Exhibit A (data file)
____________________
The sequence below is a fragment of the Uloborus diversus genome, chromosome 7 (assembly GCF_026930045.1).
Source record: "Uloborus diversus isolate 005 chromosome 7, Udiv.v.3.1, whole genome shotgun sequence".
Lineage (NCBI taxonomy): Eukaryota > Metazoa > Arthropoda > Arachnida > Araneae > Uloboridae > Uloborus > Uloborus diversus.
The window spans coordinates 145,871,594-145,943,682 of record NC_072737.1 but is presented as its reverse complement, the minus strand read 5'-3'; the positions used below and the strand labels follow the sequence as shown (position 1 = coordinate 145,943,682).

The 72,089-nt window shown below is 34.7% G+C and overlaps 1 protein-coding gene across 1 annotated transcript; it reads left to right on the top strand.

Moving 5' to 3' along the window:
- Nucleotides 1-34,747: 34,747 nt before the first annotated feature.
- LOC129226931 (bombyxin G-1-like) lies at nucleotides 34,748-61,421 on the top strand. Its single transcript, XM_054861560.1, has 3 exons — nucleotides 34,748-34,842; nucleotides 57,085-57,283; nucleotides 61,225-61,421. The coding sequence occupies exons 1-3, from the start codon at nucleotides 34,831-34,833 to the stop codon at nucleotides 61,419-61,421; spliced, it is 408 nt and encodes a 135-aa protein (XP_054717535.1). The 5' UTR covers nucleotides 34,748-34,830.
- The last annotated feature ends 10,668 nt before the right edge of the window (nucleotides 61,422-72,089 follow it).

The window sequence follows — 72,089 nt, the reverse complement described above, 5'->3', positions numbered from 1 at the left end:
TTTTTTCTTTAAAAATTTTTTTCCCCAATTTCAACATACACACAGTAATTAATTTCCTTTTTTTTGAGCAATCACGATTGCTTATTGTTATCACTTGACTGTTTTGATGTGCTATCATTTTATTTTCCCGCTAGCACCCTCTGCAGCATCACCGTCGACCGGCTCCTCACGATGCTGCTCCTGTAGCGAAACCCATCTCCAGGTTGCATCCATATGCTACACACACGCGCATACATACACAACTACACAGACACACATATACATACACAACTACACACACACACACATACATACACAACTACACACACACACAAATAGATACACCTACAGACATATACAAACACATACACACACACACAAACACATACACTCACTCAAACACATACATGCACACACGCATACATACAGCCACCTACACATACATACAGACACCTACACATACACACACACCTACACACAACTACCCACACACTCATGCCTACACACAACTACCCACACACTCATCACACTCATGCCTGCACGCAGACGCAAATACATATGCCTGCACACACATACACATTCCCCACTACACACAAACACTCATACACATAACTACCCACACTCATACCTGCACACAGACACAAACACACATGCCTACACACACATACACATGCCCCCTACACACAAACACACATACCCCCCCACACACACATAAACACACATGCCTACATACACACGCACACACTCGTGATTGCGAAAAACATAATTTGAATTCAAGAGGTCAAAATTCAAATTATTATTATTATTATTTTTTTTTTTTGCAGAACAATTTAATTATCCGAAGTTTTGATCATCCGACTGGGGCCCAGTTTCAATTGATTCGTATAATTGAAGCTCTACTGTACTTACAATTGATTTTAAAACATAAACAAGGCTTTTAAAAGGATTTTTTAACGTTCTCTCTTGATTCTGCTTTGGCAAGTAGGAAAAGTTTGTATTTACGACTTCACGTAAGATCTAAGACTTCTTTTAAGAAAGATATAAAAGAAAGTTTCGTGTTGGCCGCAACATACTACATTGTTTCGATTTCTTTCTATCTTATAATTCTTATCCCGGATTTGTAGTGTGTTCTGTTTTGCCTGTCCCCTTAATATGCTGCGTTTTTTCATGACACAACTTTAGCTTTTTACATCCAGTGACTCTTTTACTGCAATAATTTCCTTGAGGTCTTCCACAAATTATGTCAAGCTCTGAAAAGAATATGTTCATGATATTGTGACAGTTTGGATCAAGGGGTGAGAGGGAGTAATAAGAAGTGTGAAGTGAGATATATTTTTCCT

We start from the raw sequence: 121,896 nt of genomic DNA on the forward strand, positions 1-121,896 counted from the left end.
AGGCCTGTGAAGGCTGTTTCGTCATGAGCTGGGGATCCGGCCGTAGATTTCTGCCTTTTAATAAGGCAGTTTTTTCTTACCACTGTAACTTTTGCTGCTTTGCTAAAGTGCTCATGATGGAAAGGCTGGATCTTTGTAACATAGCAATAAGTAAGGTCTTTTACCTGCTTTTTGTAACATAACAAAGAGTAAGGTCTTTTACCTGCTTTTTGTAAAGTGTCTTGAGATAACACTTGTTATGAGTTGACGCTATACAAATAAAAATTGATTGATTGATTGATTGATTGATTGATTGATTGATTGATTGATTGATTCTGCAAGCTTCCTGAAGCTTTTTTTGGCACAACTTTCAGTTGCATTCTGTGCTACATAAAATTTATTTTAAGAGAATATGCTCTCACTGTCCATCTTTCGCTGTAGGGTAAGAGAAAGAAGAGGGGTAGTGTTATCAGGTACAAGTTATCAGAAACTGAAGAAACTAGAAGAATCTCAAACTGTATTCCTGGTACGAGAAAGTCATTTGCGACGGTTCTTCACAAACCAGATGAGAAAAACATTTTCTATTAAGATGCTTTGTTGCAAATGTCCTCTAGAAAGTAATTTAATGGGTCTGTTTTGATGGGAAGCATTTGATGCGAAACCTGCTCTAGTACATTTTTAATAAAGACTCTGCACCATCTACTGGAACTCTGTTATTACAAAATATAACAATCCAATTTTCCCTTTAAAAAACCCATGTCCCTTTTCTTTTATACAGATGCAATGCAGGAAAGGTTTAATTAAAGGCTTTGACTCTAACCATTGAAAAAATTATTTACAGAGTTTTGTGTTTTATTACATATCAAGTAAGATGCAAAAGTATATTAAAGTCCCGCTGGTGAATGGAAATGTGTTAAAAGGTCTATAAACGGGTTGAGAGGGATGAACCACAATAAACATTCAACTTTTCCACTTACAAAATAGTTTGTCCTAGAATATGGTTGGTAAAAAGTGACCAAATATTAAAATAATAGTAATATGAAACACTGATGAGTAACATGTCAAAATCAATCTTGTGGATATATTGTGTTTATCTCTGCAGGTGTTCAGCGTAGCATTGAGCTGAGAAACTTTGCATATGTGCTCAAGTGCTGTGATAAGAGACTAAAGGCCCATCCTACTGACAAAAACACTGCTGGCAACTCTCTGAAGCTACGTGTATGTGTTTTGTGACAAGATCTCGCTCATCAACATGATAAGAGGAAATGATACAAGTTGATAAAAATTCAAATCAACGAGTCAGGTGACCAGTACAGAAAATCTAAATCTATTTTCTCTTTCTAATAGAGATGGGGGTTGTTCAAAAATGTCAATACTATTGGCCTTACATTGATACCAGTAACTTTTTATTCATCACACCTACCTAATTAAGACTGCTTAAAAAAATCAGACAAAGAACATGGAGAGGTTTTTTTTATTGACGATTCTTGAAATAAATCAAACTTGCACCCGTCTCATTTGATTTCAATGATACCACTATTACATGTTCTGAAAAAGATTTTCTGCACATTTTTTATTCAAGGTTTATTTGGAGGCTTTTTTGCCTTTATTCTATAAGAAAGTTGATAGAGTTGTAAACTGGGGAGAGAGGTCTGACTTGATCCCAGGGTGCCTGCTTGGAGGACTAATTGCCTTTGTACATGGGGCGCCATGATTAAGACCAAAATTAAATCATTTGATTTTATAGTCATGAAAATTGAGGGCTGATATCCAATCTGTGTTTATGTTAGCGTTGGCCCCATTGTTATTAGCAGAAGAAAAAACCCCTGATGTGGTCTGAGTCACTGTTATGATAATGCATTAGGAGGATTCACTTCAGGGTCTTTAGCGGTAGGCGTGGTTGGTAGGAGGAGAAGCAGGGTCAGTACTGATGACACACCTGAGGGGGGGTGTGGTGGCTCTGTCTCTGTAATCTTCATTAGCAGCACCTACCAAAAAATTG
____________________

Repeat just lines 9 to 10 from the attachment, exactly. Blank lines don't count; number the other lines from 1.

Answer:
- The last annotated feature ends 10,668 nt before the right edge of the window (nucleotides 61,422-72,089 follow it).

The window sequence follows — 72,089 nt, the reverse complement described above, 5'->3', positions numbered from 1 at the left end: